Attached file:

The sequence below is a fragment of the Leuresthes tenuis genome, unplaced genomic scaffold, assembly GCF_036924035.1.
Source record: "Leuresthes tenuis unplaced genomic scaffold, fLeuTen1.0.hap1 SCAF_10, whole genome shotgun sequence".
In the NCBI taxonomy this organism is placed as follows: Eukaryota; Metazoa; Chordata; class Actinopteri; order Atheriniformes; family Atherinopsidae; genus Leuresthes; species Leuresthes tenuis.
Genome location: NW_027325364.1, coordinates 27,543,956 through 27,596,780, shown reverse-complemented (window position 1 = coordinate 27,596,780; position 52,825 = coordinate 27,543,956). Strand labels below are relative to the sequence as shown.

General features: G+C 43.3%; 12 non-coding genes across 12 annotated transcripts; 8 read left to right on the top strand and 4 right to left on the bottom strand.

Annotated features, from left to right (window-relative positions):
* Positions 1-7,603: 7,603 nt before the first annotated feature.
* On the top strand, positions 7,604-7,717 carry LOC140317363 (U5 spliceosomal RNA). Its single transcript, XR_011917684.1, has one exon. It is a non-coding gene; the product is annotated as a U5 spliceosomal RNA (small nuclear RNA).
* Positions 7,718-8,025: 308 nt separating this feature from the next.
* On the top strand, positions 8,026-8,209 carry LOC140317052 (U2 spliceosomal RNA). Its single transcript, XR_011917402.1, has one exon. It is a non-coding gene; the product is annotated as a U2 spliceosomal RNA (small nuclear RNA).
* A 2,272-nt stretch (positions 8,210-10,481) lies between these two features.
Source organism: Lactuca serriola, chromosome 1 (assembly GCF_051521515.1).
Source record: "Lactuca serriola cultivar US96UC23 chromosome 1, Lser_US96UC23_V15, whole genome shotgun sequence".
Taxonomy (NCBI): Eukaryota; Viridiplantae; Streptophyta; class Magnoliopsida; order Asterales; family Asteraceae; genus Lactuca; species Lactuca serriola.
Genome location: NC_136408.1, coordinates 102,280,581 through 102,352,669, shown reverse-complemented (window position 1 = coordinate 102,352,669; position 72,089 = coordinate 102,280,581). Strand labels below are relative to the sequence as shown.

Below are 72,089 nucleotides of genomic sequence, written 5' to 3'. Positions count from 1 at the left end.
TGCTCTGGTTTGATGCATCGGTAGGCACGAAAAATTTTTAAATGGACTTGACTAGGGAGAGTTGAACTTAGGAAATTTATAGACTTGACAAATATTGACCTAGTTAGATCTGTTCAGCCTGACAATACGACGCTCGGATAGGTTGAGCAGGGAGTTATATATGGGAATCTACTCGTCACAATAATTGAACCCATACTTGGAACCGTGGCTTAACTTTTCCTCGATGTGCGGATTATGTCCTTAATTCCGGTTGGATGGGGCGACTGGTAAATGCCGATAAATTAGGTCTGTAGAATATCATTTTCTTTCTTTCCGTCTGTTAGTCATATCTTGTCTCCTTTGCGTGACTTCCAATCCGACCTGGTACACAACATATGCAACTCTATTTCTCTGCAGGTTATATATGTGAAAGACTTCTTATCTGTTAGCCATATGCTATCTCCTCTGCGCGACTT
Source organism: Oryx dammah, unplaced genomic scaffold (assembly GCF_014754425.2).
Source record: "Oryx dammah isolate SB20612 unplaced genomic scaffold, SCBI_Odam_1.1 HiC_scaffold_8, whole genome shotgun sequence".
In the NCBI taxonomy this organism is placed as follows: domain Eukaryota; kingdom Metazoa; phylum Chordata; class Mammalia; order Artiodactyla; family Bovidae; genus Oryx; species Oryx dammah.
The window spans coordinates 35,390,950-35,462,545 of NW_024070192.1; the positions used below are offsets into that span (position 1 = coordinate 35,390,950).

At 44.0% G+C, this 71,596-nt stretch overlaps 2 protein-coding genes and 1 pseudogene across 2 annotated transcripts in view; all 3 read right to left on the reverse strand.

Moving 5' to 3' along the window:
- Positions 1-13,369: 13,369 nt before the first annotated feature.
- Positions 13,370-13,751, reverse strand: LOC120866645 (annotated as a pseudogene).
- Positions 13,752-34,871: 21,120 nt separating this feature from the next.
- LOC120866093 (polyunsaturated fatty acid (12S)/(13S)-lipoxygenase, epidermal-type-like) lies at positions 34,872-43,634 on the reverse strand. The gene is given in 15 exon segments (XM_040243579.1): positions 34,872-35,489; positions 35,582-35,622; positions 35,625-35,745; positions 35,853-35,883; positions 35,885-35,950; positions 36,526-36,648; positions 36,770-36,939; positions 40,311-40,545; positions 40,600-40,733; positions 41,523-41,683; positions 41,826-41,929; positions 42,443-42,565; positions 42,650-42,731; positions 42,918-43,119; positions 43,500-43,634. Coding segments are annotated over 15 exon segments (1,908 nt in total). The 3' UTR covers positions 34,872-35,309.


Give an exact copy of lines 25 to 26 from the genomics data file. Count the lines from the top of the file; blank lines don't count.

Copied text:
- Positions 13,370-13,751, reverse strand: LOC120866645 (annotated as a pseudogene).
- Positions 13,752-34,871: 21,120 nt separating this feature from the next.